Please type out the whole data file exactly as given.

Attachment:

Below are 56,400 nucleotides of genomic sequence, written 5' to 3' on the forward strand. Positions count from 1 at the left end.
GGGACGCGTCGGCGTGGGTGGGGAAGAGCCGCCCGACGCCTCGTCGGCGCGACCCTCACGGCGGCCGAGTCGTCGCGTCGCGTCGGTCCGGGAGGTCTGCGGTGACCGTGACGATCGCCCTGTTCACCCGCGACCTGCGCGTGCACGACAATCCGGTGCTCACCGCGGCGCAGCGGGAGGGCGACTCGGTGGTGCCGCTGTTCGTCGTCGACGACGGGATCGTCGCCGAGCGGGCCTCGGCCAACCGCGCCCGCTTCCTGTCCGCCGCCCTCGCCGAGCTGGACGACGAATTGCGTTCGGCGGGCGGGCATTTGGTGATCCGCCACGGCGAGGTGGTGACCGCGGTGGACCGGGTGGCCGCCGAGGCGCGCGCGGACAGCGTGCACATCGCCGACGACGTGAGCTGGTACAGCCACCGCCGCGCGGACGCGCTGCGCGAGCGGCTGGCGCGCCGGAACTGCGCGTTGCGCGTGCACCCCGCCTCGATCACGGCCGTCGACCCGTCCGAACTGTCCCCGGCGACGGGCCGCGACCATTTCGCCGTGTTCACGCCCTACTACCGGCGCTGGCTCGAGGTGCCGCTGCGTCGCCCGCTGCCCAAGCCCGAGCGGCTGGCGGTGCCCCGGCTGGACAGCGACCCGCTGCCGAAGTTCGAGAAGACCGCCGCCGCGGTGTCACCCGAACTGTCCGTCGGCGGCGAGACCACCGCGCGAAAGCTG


Below are 56,400 nucleotides of genomic sequence, written 5' to 3' on the forward strand. Positions count from 1 at the left end.
GGGACGCGTCGGCGTGGGTGGGGAAGAGCCGCCCGACGCCTCGTCGGCGCGACCCTCACGGCGGCCGAGTCGTCGCGTCGCGTCGGTCCGGGAGGTCTGCGGTGACCGTGACGATCGCCCTGTTCACCCGCGACCTGCGCGTGCACGACAATCCGGTGCTCACCGCGGCGCAGCGGGAGGGCGACTCGGTGGTGCCGCTGTTCGTCGTCGACGACGGGATCGTCGCCGAGCGGGCCTCGGCCAACCGCGCCCGCTTCCTGTCCGCCGCCCTCGCCGAGCTGGACGACGAATTGCGTTCGGCGGGCGGGCATTTGGTGATCCGCCACGGCGAGGTGGTGACCGCGGTGGACCGGGTGGCCGCCGAGGCGCGCGCGGACAGCGTGCACATCGCCGACGACGTGAGCTGGTACAGCCACCGCCGCGCGGACGCGCTGCGCGAGCGGCTGGCGCGCCGGAACTGCGCGTTGCGCGTGCACCCCGCCTCGATCACGGCCGTCGACCCGTCCGAACTGTCCCCGGCGACGGGCCGCGACCATTTCGCCGTGTTCACGCCCTACTACCGGCGCTGGCTCGAGGTGCCGCTGCGTCGCCCGCTGCCCAAGCCCGAGCGGCTGGCGGTGCCCCGGCTGGACAGCGACCCGCTGCCGAAGTTCGAGAAGACCGCCGCCGCGGTGTCACCCGAACTGTCCGTCGGCGGCGAGACCACCGCGCGAAAGCTG